Although Scarlett Johansson has been appearing in major films since 1994, she really hasn’t been in the spotlight until the last couple of years. The first role that I remember her in would be playing the dorky older sister in the third Home Alone film. While that may be my first experience watching her onscreen, for many it would have to be the 2003 film Lost in Translation. Since then she has leaned more towards dramatic roles with the exception of joining the Marvel Universe by playing the role of Black Widow as of late. Transitioning back into showing off her acting ability, Johansson stars in the new Jonathan Glazer sci-fi /drama entitled Under the Skin.
The film takes place in Scotland where a female alien is on a mission to pick up unsuspecting men and take them back to some type of other worldly all-black room. From there she disposes of them in a type of oil-like, black goo while an unknown motorcycle-riding man gets rid of any evidence that the men ever existed. After picking up one of the men, she decides to abort said mission in an attempt to see what life is really like on this alien planet.
Poorly edited, horribly shot, and packed full of outrageous metaphors is the best way to describe this film. Director Jonathan Glazer attempts to show a new perspective on the way men and women interact within our society while trying duplicate Stanley Kubrick’s innate style in the process. The film feels very aimless with scenes taking place with absolutely no context or set-up. Characters lack any type of back-story or even a name and rarely speak which further isolates the viewer from the overall story that Glazer struggles to tell. Many scenes overstay their welcome with takes that don’t cut until long after the actors have left the screen. Nearly half of the film is Johansson merely sitting in a van attempting to pick up men walking down the road. While that may be the crux of the story being told, after a while, the act becomes more and more monotonous to the point of being unbearable to watch. Lastly, almost everything that appears within the frame feels very disconnected and devoid of any artistic value to the point of living in the realm of amateurish.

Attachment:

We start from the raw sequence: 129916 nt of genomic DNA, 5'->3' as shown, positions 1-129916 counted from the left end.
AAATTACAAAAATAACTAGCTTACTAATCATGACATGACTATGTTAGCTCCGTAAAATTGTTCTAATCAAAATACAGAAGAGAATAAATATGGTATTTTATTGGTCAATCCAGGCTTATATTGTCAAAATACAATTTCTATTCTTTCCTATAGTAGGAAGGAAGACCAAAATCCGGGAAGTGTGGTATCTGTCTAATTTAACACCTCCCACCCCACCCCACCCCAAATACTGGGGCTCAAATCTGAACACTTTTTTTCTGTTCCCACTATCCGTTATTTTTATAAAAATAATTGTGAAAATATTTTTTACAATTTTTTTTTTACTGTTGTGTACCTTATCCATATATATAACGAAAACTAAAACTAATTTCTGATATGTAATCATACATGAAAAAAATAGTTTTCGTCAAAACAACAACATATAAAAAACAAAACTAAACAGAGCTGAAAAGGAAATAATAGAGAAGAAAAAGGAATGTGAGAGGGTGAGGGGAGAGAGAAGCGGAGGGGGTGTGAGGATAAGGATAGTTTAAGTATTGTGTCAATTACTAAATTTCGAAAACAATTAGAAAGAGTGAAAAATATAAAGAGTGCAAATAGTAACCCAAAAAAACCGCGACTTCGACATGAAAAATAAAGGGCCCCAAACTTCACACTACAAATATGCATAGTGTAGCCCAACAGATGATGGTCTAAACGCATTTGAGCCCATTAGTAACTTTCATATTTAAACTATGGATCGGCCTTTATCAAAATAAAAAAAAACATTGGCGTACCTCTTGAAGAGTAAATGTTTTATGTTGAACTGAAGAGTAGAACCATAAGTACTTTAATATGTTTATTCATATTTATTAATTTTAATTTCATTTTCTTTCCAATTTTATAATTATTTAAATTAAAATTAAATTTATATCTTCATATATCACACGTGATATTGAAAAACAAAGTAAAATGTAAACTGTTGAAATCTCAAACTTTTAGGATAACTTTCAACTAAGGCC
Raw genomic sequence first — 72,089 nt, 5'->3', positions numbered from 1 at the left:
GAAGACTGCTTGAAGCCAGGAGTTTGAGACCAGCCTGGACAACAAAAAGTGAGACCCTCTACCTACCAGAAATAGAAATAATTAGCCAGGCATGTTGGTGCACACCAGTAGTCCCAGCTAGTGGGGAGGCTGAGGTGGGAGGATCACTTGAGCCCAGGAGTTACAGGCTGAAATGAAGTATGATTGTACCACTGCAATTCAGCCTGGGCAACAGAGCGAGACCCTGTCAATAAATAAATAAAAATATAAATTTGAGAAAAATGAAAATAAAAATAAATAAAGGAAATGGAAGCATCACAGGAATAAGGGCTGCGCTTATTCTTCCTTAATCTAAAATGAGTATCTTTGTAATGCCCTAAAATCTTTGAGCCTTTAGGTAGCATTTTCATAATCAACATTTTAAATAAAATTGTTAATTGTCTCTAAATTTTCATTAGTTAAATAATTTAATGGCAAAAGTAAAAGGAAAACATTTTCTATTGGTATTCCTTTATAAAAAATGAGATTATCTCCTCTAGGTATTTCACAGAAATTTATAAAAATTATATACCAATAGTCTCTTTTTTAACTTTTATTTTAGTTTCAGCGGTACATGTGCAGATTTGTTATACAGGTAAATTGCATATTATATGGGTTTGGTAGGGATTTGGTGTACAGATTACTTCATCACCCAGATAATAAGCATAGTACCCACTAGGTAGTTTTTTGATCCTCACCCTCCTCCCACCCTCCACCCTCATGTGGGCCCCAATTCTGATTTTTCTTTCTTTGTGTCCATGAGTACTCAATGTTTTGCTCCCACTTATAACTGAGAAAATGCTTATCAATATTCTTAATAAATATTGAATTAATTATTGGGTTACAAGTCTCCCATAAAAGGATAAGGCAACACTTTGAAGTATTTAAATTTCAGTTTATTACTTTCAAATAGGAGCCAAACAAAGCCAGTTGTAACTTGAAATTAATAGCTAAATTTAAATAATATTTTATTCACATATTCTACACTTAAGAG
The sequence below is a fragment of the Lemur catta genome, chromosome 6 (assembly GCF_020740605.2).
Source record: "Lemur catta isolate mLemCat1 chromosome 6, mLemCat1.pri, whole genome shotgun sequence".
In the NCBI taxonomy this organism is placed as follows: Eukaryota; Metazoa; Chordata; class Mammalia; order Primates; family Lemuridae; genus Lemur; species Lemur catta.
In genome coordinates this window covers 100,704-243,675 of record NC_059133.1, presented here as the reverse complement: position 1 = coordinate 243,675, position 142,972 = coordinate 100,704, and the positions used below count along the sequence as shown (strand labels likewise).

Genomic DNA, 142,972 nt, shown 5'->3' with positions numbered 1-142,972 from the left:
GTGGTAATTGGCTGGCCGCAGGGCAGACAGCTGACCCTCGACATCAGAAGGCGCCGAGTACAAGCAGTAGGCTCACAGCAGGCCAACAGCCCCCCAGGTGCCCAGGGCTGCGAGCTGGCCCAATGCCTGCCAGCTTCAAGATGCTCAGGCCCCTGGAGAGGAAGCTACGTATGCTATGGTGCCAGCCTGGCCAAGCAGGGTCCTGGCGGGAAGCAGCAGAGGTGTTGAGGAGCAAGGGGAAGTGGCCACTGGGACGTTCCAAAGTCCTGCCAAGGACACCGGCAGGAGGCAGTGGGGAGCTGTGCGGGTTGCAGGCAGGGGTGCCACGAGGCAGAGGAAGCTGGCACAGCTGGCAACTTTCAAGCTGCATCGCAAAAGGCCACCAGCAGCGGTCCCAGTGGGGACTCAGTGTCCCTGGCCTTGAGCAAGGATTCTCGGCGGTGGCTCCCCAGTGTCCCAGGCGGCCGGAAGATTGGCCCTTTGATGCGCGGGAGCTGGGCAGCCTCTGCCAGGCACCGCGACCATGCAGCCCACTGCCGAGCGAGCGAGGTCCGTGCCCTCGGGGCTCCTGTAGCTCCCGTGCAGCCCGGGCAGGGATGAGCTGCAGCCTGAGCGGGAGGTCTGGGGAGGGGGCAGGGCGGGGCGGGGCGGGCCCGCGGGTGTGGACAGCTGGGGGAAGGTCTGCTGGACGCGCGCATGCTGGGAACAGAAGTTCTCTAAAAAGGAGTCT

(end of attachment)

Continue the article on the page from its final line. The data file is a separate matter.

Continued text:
Despite all the negative comments that I just listed, the film does have a couple of almost redeeming elements. Johansson is fantastic at playing a character that is unfamiliar with the world she now inhabits. From her long glances at mundane sights to her aimless wondering and poignant attempts to fit in, she demonstrates an almost childlike wonder that is completely believable. Also, the use of visual effects such as the black goo that I previously described, are an outstanding attempt at showing off a world that is completely foreign to us. Nevertheless, this is an “artsy” film through and through and one whose meaning is obscured by a disgraceful amount similes and metaphors. I’d only recommend Under the Skin to those who enjoy tedious, ambiguous films where little to no narrative information is given to the audience.
FINAL TAKE: (2/5)
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About the Movie
Synopsis: A female alien in Scotland is tasked to prey upon unsuspecting men.
Director: Jonathan Glazer
Cast: Scarlett Johansson, Jeremy McWilliams, Paul Brannigan,
Run time: 108 min